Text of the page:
X-Message-Number: 10397
Date: Tue, 8 Sep 1998 10:30:25 -0400
From: Thomas Donaldson <>
Subject: CryoNet #10380 - #10386

To Mr. Charles Platt:

Your reply shows clearly that you know nothing at all of my previous
activities and opinions in cryonics.

I have constantly urged more research to improve our methods, and
contributed money towards it too. When Mike Darwin wanted to buy 
an electron microscope (years ago) I provided him with money, forthwith.
And I pledged early on to the Prometheus Project, which I hope will 
result in useful research.

HOWEVER (though I am very glad that at least Saul Kent and those 
associated with him have finally gotten some serious research going)
for years it has not seemed likely that much research would be 
forthcoming from the cryonics community for some time --- not because
of opposition within cryonics to the idea, but because we were too
few. And so the issue of just what might be done in future became
personally relevant to me, as it was to any cryonicist of that time.

Not only that, but we now have people in storage who were frozen by
past methods, going all the way back to Bedford. It is morally 
and (probably) factually incumbent on us to work out, someday, a means
to either revive them or prove conclusively that they cannot be
revived by any future technology. Not only that, but even if we had
a perfected suspended animation, not everyone who is signed up with
a cryonics society will be able to take advantage of it. Cryonics
is emergency medicine, and we must sometimes take what we can get,
not what is best. The need to work out how to revive people frozen
by primitive methods will not disappear once we have full suspended
animation. The universe does not serve us with automatic life.

(I will expand a little on just why it may be factually incumbent:
suspended animation for medical purposes will not be used lightly.
It will be used to help those who suffer from a currently incurable
disease --- such as aging. Or pick one. The essential part of a 
cryonics society is not that it freezes (or suspends) people, but that
it undertakes to keep them in suspension FOR AS LONG AS IT TAKES.
And any society which does NOT do that will not get many people to
join it. Why should they, if they see it abandoning those who have
been stored for only 50 years, or 100? How do they know such a society
will not simply take their money and bury them after 100 years? If
earlier patients serve no other purpose, they show that we are 
serious when we say that we will keep someone suspended indefinitely;
and if we work on how to revive them, all the better).

You say that you are not interested in the scientific analysis of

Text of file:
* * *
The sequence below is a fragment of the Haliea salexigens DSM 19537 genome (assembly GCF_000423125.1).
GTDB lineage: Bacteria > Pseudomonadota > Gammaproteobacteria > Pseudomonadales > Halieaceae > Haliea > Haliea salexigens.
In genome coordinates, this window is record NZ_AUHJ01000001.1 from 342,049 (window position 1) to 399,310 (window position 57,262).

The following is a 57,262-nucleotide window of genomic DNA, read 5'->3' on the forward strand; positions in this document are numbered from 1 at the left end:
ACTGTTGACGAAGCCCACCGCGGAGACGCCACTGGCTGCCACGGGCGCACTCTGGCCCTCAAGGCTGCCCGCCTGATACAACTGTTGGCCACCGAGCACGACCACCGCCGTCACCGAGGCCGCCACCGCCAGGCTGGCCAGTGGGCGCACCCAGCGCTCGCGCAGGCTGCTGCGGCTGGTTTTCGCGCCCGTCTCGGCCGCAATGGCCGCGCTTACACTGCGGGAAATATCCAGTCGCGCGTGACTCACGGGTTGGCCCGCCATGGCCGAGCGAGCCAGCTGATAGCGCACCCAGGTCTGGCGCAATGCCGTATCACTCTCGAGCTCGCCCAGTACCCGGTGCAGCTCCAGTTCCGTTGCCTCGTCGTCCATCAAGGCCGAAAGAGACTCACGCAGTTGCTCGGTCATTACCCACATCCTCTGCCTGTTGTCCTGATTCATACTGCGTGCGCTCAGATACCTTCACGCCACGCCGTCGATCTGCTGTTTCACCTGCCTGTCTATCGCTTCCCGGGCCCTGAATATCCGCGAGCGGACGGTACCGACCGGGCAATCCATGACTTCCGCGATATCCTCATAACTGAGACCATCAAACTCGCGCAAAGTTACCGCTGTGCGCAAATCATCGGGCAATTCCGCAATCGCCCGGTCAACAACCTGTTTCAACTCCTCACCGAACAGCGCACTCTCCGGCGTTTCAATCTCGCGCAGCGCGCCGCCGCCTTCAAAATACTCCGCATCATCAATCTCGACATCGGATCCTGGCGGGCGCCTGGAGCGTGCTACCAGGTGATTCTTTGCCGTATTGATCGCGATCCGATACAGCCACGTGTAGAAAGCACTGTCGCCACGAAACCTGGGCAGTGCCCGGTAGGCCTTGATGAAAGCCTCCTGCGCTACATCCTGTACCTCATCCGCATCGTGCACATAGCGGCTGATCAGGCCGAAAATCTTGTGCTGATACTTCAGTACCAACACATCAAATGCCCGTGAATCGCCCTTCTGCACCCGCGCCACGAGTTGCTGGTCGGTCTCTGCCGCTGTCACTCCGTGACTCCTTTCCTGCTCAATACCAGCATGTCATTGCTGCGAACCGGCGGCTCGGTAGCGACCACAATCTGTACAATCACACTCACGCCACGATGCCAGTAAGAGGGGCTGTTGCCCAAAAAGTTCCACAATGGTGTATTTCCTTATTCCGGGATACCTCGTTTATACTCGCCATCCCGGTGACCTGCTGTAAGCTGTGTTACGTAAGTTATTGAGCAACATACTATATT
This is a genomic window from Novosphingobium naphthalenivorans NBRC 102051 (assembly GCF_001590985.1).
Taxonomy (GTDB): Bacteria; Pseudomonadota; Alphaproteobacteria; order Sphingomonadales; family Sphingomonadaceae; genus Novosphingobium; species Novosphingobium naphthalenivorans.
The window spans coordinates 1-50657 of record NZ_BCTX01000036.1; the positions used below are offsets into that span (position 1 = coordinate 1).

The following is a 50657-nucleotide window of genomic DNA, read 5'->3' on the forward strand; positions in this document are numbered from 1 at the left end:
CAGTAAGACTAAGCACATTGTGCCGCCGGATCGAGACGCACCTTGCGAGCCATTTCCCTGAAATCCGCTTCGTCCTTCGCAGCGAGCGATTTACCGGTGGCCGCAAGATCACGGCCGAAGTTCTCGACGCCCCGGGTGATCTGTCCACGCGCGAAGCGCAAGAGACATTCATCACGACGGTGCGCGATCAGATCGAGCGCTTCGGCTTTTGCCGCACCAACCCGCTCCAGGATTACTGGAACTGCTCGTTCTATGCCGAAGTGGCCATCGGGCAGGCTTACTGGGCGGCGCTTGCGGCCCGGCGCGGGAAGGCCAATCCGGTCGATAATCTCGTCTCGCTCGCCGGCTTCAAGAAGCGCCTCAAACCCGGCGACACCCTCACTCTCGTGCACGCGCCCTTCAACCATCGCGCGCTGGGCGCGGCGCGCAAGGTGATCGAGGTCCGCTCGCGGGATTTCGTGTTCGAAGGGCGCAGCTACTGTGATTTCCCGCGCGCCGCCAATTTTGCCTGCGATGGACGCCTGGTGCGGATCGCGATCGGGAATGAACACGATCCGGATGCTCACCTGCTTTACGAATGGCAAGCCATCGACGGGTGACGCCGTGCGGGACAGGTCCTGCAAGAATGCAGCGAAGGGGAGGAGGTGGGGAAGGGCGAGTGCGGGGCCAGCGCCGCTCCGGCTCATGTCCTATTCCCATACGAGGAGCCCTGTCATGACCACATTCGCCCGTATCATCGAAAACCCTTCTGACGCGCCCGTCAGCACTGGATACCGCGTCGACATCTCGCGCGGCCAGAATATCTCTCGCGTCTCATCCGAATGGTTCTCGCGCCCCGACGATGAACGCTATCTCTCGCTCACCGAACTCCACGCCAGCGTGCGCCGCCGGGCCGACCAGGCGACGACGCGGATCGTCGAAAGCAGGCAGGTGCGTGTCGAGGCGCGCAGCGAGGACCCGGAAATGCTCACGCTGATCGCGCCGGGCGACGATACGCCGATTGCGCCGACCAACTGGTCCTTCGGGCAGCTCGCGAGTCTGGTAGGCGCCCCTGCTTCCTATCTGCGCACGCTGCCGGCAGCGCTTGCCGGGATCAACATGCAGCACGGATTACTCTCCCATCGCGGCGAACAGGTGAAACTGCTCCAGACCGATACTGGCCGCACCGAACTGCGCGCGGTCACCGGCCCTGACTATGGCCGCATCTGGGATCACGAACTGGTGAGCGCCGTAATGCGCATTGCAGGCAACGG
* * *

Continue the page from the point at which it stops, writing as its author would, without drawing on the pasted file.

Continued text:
just what is essential to preserving us. I find that an odd opinion
indeed, coming from someone who claims to be a cryonicist. You seem
to think that full suspended animation will arrive AND you will be
able to take advantage of it, without actually having to know or 
think about it. Mr. Charles Platt, just what would you feel if you
found yourself in an auto wreck in Vancouver, British Columbia? Or
almost any midwestern American state, with no cryonics facility
within hundreds of miles? Or in Brazil, or India? Even the knowledge
of how to do suspended animation does not mean that by magic ever 
after anyone who wants it can take advantage of it.

I will continue to donate to research, as much as I can (though I 
do not have the money I once had). And I will argue for research.
I do not believe that any technology will automatically produce
the ability to revive a suspended patient (yes, including the 
much touted Nanotechnology). Cryonicists will have to do research
to work out how to use the technology available. But I regard it as
stupid in the extreme to refuse to consider what the possibilities
and the requirements of revival might be. If we do not do that, we
risk abandoning people (those gotten out of Brazil, or India, or
British Columbia, hours after their "death" and after uncaring 
treatment by noncryonicists) who might someday have been revived.
Even now, though we might know much more, some damage is much more
serious than other kinds. There is no such thing as "general damage".

Or are you a cryonicist any longer? Perhaps not. Then none of this
means anything to you, and you are merely getting some kind of 
twisted joy out of watching us as we squirm. If so, you get to work
out these issues in your own soul. 

			Best and long long life to ALL,

				Thomas Donaldson

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